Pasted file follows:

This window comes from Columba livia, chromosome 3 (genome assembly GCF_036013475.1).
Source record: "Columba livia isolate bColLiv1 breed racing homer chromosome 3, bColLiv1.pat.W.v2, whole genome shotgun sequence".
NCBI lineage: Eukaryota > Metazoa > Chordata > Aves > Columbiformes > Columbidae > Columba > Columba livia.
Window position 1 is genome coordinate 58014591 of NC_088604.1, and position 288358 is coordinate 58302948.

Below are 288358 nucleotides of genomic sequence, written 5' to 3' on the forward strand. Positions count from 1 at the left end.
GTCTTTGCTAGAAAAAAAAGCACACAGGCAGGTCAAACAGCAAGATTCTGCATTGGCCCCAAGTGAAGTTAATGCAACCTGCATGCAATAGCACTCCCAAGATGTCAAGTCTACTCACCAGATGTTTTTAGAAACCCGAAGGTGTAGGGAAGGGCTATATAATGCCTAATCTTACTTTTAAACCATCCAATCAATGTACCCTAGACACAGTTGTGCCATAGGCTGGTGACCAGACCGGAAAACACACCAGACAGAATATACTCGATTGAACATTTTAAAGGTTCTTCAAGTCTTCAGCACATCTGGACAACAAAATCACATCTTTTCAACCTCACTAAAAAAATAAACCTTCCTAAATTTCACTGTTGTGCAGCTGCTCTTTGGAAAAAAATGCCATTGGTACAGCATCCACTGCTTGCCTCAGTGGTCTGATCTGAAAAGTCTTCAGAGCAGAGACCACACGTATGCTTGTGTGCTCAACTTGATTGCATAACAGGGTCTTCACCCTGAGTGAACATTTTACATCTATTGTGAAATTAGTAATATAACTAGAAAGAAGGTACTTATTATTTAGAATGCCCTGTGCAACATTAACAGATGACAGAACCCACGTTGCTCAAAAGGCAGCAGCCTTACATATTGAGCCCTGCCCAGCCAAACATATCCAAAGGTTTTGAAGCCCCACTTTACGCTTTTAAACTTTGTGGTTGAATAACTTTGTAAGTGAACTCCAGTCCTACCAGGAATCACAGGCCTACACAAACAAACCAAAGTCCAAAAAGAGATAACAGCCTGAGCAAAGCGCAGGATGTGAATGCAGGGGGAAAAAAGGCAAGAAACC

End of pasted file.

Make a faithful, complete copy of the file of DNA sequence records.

This window comes from Columba livia, chromosome 3 (genome assembly GCF_036013475.1).
Source record: "Columba livia isolate bColLiv1 breed racing homer chromosome 3, bColLiv1.pat.W.v2, whole genome shotgun sequence".
NCBI lineage: Eukaryota > Metazoa > Chordata > Aves > Columbiformes > Columbidae > Columba > Columba livia.
Window position 1 is genome coordinate 58014591 of NC_088604.1, and position 288358 is coordinate 58302948.

Below are 288358 nucleotides of genomic sequence, written 5' to 3' on the forward strand. Positions count from 1 at the left end.
GTCTTTGCTAGAAAAAAAAGCACACAGGCAGGTCAAACAGCAAGATTCTGCATTGGCCCCAAGTGAAGTTAATGCAACCTGCATGCAATAGCACTCCCAAGATGTCAAGTCTACTCACCAGATGTTTTTAGAAACCCGAAGGTGTAGGGAAGGGCTATATAATGCCTAATCTTACTTTTAAACCATCCAATCAATGTACCCTAGACACAGTTGTGCCATAGGCTGGTGACCAGACCGGAAAACACACCAGACAGAATATACTCGATTGAACATTTTAAAGGTTCTTCAAGTCTTCAGCACATCTGGACAACAAAATCACATCTTTTCAACCTCACTAAAAAAATAAACCTTCCTAAATTTCACTGTTGTGCAGCTGCTCTTTGGAAAAAAATGCCATTGGTACAGCATCCACTGCTTGCCTCAGTGGTCTGATCTGAAAAGTCTTCAGAGCAGAGACCACACGTATGCTTGTGTGCTCAACTTGATTGCATAACAGGGTCTTCACCCTGAGTGAACATTTTACATCTATTGTGAAATTAGTAATATAACTAGAAAGAAGGTACTTATTATTTAGAATGCCCTGTGCAACATTAACAGATGACAGAACCCACGTTGCTCAAAAGGCAGCAGCCTTACATATTGAGCCCTGCCCAGCCAAACATATCCAAAGGTTTTGAAGCCCCACTTTACGCTTTTAAACTTTGTGGTTGAATAACTTTGTAAGTGAACTCCAGTCCTACCAGGAATCACAGGCCTACACAAACAAACCAAAGTCCAAAAAGAGATAACAGCCTGAGCAAAGCGCAGGATGTGAATGCAGGGGGAAAAAAGGCAAGAAACC